New drug offers hope for lung cancer patients

December 4, 2008 3:54:03 PM PST
It's the deadliest type of cancer, but could the cure for lung cancer come from a simple shot?

Drugs currently available only extend survival by a few months.

It's just a few steps from her back door, but it is where Cookie McNamara escapes reality. "If you give a little bit, you get a whole bunch back," she said.

Cookie's reality means struggling with lung cancer.

Eighty-five-percent of people diagnosed with lung cancer die. Patients in the late stages of the disease have less than a 50-percent chance of living through the next year. Cookie's odds could be changing. She's one of the first to take part in a phase-three trial for a lung cancer vaccine.

"I hope it would be a huge turning point because we are overdue for a breakthrough in lung cancer management. Way overdue," said Dr. Lyudmila Bazhenova, a medical oncologist at the University of California-San Diego Medical Center.

Cancer cells emit a protein that makes them invisible to the immune system. The vaccine works by revealing the cancer cells to the rest of the body. Now the immune system can see them and attack.

"This is kind of what I would call the designer drug designed to specifically target those cancer cells and not really hit those healthy cells," Bazhenova said.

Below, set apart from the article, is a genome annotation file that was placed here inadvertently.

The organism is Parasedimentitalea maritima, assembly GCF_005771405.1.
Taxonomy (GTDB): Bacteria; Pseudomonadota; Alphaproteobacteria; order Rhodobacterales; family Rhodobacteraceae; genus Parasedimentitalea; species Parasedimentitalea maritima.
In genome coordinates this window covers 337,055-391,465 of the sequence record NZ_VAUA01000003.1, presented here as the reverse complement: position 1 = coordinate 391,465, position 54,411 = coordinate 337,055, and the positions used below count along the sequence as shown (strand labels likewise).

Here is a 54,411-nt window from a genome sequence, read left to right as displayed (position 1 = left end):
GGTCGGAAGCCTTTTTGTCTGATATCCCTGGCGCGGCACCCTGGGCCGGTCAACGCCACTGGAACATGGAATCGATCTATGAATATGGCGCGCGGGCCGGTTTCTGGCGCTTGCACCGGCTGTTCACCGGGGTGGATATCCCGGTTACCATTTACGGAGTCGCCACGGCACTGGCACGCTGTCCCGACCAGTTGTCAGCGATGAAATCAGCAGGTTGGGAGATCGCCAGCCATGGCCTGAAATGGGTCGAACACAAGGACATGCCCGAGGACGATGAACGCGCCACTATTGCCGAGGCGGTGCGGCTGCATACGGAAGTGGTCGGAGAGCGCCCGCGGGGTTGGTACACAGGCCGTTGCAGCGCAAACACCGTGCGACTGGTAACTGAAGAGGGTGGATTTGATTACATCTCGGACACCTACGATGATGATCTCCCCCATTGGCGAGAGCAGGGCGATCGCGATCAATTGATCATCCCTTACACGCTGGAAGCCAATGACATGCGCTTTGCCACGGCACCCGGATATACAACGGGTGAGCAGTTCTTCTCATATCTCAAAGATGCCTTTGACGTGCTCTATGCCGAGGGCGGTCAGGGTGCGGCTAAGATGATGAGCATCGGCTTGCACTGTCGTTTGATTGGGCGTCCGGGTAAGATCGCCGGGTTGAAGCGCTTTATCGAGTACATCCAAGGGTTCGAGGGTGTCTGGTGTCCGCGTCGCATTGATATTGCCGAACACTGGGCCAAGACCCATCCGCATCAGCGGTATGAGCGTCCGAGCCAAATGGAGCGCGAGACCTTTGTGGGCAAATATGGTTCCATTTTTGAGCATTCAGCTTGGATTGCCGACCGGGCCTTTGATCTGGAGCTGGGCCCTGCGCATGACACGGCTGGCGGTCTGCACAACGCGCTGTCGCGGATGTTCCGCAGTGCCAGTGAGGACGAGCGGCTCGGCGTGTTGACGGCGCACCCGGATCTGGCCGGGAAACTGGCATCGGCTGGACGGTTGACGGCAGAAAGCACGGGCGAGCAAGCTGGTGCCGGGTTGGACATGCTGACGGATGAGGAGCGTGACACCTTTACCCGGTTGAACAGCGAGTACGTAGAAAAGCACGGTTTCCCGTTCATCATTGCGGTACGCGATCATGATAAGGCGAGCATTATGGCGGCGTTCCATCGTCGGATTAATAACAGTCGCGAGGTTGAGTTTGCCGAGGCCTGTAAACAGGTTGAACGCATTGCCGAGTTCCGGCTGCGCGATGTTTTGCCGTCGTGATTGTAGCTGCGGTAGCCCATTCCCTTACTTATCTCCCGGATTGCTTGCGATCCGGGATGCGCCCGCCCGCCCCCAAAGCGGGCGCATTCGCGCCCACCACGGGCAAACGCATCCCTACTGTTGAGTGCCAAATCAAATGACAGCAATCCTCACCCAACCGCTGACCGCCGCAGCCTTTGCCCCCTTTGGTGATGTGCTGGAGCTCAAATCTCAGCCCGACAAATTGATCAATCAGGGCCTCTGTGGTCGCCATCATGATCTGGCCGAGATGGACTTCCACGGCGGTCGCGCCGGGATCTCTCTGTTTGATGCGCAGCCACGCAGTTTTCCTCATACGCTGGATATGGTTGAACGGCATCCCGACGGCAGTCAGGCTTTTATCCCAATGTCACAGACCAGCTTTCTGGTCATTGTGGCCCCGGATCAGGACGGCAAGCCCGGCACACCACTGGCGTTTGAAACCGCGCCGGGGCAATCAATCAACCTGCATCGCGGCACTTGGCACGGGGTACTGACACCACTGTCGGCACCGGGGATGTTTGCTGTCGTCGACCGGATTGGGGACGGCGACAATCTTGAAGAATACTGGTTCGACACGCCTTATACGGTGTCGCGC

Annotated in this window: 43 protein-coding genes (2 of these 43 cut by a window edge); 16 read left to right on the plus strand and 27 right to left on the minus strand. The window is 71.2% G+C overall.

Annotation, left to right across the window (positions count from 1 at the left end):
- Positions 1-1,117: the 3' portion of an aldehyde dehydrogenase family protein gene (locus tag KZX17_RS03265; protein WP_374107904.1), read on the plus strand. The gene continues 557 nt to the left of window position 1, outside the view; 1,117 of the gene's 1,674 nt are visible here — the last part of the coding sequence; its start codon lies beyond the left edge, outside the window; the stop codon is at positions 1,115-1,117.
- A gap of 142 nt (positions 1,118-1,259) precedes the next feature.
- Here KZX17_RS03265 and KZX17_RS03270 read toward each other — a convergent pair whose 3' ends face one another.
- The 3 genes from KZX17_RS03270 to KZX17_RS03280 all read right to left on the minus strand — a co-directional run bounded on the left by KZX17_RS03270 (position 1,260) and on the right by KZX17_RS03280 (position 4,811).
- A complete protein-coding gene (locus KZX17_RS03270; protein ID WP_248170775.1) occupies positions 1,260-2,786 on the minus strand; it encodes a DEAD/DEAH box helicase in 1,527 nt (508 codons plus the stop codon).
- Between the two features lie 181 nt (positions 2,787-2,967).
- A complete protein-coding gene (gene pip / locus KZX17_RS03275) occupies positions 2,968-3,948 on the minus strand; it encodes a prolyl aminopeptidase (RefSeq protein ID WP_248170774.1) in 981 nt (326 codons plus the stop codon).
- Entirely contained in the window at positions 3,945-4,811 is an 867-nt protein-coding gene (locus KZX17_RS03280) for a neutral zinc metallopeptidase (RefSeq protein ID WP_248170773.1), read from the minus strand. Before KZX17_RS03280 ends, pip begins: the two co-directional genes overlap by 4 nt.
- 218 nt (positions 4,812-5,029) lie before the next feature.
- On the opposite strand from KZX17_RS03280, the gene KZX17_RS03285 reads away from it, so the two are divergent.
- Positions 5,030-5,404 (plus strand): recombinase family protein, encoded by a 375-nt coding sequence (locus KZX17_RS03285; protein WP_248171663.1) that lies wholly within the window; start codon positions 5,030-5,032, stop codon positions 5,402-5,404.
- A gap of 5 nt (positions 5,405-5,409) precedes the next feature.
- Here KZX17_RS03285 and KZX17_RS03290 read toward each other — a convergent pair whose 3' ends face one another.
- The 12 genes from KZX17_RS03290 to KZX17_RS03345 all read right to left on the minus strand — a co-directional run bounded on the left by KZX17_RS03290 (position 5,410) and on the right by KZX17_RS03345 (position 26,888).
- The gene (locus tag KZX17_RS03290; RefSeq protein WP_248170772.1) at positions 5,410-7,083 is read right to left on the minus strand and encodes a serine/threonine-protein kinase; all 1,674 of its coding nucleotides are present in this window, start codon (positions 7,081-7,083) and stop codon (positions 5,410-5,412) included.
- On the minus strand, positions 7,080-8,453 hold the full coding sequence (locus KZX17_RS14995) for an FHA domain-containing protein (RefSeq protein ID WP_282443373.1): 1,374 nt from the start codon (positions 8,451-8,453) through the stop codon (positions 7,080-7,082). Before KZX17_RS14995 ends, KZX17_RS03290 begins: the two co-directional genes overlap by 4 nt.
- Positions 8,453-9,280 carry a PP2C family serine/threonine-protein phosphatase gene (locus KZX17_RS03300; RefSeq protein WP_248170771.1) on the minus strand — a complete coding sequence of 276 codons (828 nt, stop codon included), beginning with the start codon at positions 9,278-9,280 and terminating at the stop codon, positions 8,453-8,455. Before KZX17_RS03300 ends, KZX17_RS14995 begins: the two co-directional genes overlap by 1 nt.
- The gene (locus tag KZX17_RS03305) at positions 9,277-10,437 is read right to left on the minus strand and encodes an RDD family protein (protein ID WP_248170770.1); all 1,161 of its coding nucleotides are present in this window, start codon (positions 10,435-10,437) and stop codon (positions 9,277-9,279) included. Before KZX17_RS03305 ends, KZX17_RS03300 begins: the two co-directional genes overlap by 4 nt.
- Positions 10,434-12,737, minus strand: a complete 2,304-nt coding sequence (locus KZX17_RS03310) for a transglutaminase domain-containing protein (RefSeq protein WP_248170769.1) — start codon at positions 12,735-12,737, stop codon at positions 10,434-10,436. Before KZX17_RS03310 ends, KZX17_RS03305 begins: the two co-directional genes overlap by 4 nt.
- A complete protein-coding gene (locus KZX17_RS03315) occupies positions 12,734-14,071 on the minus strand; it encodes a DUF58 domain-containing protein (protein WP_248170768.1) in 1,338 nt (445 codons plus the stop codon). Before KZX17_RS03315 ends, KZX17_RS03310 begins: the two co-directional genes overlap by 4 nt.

Early results show more than 60-percent of people who had the vaccine lived at least another year. More than 40-percent lived two years.

"If it doesn't help me, it's sure going to help other people," McNamara said.

She stays strong by thinking about the impact she's making on medicine. "I just think it's really, really exciting," she said.

After several months of injections, she feels good and is determined to blaze the trail that leads to a cure.

The Food and Drug Administration gave this vaccine fast-track status because there's nothing like it currently in development. Once approved, it could take about two years for the vaccine to be publicly available.

Leading cancer centers around the world are currently enrolling patients in the phase-three trial. To be eligible, lung cancer patients must be done with chemotherapy and their tumor must be stable.

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